Western, a smaller forwarder, manages about 140 tons per year by air out of China to the U.S.

Several freight agents said there was a surge of air volumes from mid-October until the first week of December.

Tech-enabled forwarder Flexport had strong business in November coming out of south China, utilizing all of its capacity on its private air service and block space agreements on a number of carriers both to the Americas and Europe, Neel Shah, global head of airfreight, said via email. The chartered 747-400, operated by Atlas Air and painted with Flexport’s logo, was operating three times a week between Hong Kong and Los Angeles, as of early December.

However, the market softened considerably after Thanksgiving and there wasn’t a surge of volume, as some expected, to beat an impending Dec. 15 deadline for new U.S. tariffs on China, Shah said. 

(The 15% tariff on about $160 billion of Chinese goods was scratched on Friday, Dec. 12, after the U.S. and China agreed on the first stage of a larger trade deal. The U.S. also agreed to cut by half the 15%  tariff rate it imposed Sept. 1 on $120 billion of Chinese goods, while China agreed not to impose new retaliatory tariffs and to buy more U.S.products and services.)

European and U.S-based forwarders say airfreight rates are already dropping as Christmas demand dries up. They predict that soft market conditions could extend into February because a very early Chinese New Year, which begins Jan. 26, makes it unlikely manufacturers will ramp up production for a short period before shutting factories for the nearly two-week celebration.

SONAR data shows how this year’s high-season for airfreight on a key Asia-Pacific to North America trade lane is much more subdued than in the past four years.

The sharp transition to low-season demand in January and February sets up a difficult situation for airlines to manage, explained FreightWaves’ expert Cohen. Rates typically drop in the first quarter and a bigger drop could be in order if peak season is already depressed.

“The prices for airfreight are already coming down and that usually doesn’t happen because all the way through Chinese New Year you usually are paying a premium for airfreight because space is so tight,” De Atouguia said. 

The soft market out of China will continue through mid-January, then drop further, predicted Luca Ferrera, regional chief for cargo-partner, a full-service logistics provider based in Vienna, Austria.

Hong Kong’s Cathay Pacific Airways is encouraged about January business, given the condensed shipping season, because it is receiving “quite a large number of requests for space,” Fred Ruggiero, vice president of cargo Americas, said.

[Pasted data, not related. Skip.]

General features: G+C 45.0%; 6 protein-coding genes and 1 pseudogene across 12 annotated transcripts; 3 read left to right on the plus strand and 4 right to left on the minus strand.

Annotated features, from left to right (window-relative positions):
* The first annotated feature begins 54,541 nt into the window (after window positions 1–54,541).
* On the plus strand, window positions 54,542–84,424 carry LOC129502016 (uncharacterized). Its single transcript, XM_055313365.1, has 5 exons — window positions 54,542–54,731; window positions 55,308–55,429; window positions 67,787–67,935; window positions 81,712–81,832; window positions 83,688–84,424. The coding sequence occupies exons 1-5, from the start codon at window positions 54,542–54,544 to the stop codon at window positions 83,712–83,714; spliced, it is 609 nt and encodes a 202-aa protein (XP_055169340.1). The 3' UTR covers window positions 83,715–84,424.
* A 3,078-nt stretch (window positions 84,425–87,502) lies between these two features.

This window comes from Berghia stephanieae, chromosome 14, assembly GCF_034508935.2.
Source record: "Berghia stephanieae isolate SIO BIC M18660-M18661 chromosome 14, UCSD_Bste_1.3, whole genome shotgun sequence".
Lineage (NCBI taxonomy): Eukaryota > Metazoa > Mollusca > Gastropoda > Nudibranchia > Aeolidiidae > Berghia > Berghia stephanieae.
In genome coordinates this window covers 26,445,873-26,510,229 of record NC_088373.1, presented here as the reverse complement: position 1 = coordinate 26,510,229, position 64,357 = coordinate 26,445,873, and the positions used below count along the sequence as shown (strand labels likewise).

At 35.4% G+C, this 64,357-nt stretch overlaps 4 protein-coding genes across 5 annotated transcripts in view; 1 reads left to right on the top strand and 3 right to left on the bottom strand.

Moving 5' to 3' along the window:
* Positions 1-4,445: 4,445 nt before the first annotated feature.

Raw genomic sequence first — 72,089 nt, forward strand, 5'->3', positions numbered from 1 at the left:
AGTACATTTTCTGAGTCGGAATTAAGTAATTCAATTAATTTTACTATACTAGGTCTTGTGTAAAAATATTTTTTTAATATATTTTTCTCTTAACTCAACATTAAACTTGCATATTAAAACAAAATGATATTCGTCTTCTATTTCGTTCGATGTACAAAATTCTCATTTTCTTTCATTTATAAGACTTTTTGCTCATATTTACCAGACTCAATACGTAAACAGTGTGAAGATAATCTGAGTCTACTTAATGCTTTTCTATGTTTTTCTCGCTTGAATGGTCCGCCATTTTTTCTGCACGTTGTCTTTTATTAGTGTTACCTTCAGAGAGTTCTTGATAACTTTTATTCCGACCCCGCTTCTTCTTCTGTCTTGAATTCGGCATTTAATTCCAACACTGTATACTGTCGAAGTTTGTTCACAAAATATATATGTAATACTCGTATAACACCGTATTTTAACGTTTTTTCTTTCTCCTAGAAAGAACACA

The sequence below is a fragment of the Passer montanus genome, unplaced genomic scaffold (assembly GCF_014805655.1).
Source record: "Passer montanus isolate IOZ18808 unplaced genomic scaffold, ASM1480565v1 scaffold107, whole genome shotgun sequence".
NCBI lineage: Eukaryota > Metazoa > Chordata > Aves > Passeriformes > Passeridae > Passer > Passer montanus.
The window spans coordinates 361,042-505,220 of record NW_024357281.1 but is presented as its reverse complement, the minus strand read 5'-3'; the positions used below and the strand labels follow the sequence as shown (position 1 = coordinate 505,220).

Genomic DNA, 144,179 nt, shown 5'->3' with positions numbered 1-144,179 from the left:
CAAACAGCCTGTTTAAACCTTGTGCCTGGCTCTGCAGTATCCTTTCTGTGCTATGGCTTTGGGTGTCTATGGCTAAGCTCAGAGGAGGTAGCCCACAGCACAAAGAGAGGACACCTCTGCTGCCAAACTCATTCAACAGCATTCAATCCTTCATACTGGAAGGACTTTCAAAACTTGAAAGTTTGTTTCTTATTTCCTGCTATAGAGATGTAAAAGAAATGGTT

SEKO Logistics’ Bourke said near-term shipping volumes could depend on post-holiday inventory levels for retailers that shipped ahead to beat U.S. tariffs on Chinese and European goods.

“How much inventory overhang there is, how much restocking needs to be done, remains to be seen,” he said. Also unclear, he added, is whether the shortened time period between Christmas and the Chinese New Year results in a larger flurry of shipping activity, or less, than in years past. 

“And if you know what the administration is going to do about trade and tariffs, please let us know,” Bourke said. 

Despite the tentative detente between the U.S. and China, tariffs still remain a known unknown in terms of their impact on future trade volumes. Lower tariffs will likely stimulate more purchases from China, all things being equal. But President Trump has proven mercurial and could change his mind if he feels provoked by China on some other issue. No detailed paperwork on the U.S.-China agreement has been publicly released yet. It was still being translated after the announcement, probably won’t be signed until the first week of January and then will take another 30 days to go into effect. The two sides have been close to firm agreements before, only to have talks unravel. 

Meanwhile, U.S. tariffs of 25% on a $250 billion list of Chinese goods will remain in place as leverage as the U.S. negotiates for broader, structural changes in Chinese trade practices it considers unfair. 

For some, uncertainty doesn’t mean business won’t be good. The New York/New Jersey Freight Forwarders and Brokers Association believes IATA’s forecast is realistic, Vice President of Exports, Jeanette Gioia, said in an email. In fact, with a few forecasts of 3% global GDP growth over the next couple years, continued expansion of e-commerce and potential reduction in trade tensions, “the 2% rate could be exceeded.”

(Jim Smith contributed to this story)

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Eric Kulisch, Air Cargo Editor

Eric is the Air Cargo Market Editor at FreightWaves. An award-winning business journalist with extensive experience covering the logistics sector, Eric spent nearly two years as the Washington, D.C., correspondent for Automotive News, where he focused on regulatory and policy issues surrounding autonomous vehicles, mobility, fuel economy and safety. He won a regional Gold Medal from the American Society of Business Publication Editors for government coverage, and was voted best for feature writing and commentary in the Trade/Newsletter category by the D.C. Chapter of the Society of Professional Journalists. As associate editor at American Shipper Magazine for more than a decade, he wrote about trade, freight transportation and supply chains. Eric is based in Portland, Oregon. He can be reached for comments and tips at ekulisch@freightwaves.com